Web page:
NLS on the Move
July 29, 2021
The latest on our new initiatives
Great customer service starts with our network librarians
Earlier this month, a patron asked Anne Mandel of the Macomb Library for the Blind and Physically Handicapped (MI1M) for help finding a digital audio copy of Robert Louis Stevenson’s Treasure Island. But not just any copy: he was searching for the one narrated by British-born actor George Rose in 1949. The patron had enjoyed Rose’s recording years ago, when it was available from NLS on disc and cassette. But the recording hadn’t been digitized and wasn’t available on BARD.
So Mandel emailed NLS. “He says no one can compare to George Rose, who [he] says gives life to Treasure Island, and he would dearly love to have this version,” she wrote. “Is there any advice on how our patron can get a digitized copy?”
Alice O’Reilly, chief of the Collections Division, asked the Multistate Center East for a copy of the decades-old disc or cassette. “I just expected them to send it to us, but they did even better and converted it to digital themselves,” she says.
George Rose’s version of Treasure Island is now available on BARD as DB18121. And NLS has a very happy patron in Michigan.
“It all started with this excellent customer service by Anne, who listened to a patron request and said, ‘I’m going to take the next step and see if NLS can help,’” O’Reilly says. “She forwarded it to us, which allowed us to find out about this easily fulfilled wish and meet it quickly.”
Another recent example: Julieta Fox, a librarian at the San Francisco Public Library’s Talking Books and Braille Center (CA1C), asked NLS for help finding a Spanish-language version of Nietzsche’s Thus Spoke Zarathustra. Kelsey Corlett-Rivera, NLS’s Foreign Language Librarian, found a copy of Así habló Zaratustra through one of our Marrakesh Treaty partners, WIPO’s Accessible Books Consortium, and within two weeks it was up on BARD (DBG16733).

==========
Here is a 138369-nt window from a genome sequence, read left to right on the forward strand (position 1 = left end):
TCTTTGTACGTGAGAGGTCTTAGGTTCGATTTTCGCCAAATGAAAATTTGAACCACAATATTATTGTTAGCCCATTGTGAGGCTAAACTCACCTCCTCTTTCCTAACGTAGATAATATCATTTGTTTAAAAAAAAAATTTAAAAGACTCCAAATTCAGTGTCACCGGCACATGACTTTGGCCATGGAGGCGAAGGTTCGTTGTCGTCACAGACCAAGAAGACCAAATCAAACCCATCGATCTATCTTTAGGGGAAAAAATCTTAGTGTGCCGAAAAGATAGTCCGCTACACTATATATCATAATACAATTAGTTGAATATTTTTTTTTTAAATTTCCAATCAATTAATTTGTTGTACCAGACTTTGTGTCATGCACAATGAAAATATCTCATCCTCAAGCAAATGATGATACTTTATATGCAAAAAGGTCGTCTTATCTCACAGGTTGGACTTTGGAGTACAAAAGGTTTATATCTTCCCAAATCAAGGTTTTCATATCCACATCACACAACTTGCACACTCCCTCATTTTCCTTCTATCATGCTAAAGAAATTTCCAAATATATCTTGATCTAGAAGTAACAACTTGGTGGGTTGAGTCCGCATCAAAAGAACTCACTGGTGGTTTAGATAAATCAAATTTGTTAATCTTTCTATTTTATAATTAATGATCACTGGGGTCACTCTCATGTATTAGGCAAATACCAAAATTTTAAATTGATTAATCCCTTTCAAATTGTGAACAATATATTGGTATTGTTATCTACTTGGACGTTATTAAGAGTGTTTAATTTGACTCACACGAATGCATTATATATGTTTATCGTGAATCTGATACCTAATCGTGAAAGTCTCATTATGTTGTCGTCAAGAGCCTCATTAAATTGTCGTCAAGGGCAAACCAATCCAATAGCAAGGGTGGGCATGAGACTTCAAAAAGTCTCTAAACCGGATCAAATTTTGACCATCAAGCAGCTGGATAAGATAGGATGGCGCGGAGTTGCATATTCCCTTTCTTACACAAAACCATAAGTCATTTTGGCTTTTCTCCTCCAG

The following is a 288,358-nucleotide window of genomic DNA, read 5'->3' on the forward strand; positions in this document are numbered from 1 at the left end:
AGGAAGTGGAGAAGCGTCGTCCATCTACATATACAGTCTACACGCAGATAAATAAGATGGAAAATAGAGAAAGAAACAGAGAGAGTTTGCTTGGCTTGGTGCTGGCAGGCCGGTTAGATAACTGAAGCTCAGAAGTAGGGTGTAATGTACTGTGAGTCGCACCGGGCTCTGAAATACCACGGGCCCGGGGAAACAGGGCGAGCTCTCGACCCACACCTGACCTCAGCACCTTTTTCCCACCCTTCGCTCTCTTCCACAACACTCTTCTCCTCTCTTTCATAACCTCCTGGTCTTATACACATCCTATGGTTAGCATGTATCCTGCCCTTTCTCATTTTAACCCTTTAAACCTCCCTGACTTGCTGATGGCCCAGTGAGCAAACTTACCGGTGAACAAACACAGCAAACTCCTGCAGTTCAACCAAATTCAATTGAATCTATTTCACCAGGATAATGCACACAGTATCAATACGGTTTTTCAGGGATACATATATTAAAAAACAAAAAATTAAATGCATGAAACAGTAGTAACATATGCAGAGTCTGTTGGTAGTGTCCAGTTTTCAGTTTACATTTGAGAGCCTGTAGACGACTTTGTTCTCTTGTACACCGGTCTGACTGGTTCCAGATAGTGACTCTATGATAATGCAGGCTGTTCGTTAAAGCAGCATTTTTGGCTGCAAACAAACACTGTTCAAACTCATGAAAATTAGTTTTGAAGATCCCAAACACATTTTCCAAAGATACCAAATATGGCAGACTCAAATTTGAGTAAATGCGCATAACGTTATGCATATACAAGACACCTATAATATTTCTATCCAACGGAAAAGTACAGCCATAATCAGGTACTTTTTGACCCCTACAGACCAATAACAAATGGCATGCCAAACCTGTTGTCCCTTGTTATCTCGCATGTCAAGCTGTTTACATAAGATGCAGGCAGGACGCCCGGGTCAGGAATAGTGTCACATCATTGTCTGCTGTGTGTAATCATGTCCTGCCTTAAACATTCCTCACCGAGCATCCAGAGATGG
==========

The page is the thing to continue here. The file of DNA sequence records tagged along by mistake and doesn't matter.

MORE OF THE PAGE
It’s that kind of customer service that leads to satisfied patrons who stick with NLS.
“Since we don’t have direct contract with patrons, our network librarians are the first step in the process,” O’Reilly says. “Every phone call the network libraries get, they have that opportunity to create an amazing experience for patrons. They can be the difference-makers—not just for the patrons but for the capacity of NLS to serve people.”
If you have trouble finding a book or hit a wall in fulfilling a patron request, email [log in to unmask] to get in touch with O’Reilly, Corlett-Rivera and our other collection librarians. They’re eager to help. “We want to support the network libraries in their effort to provide the best possible service to patrons,” O’Reilly says. “If we can help, we absolutely will.”
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Reminder: If you haven’t already, please be sure to send the names, titles, and contact email for one or two staff members at your library who work on outreach and public engagement to participate in our upcoming small group discussions about outreach resources and strategies. We’re planning our first meetings for later this summer on the topic of print and collateral resources. Email Kristen Fernekes at [log in to unmask].
Watch for the next issue of On the Move in your inbox on August 26!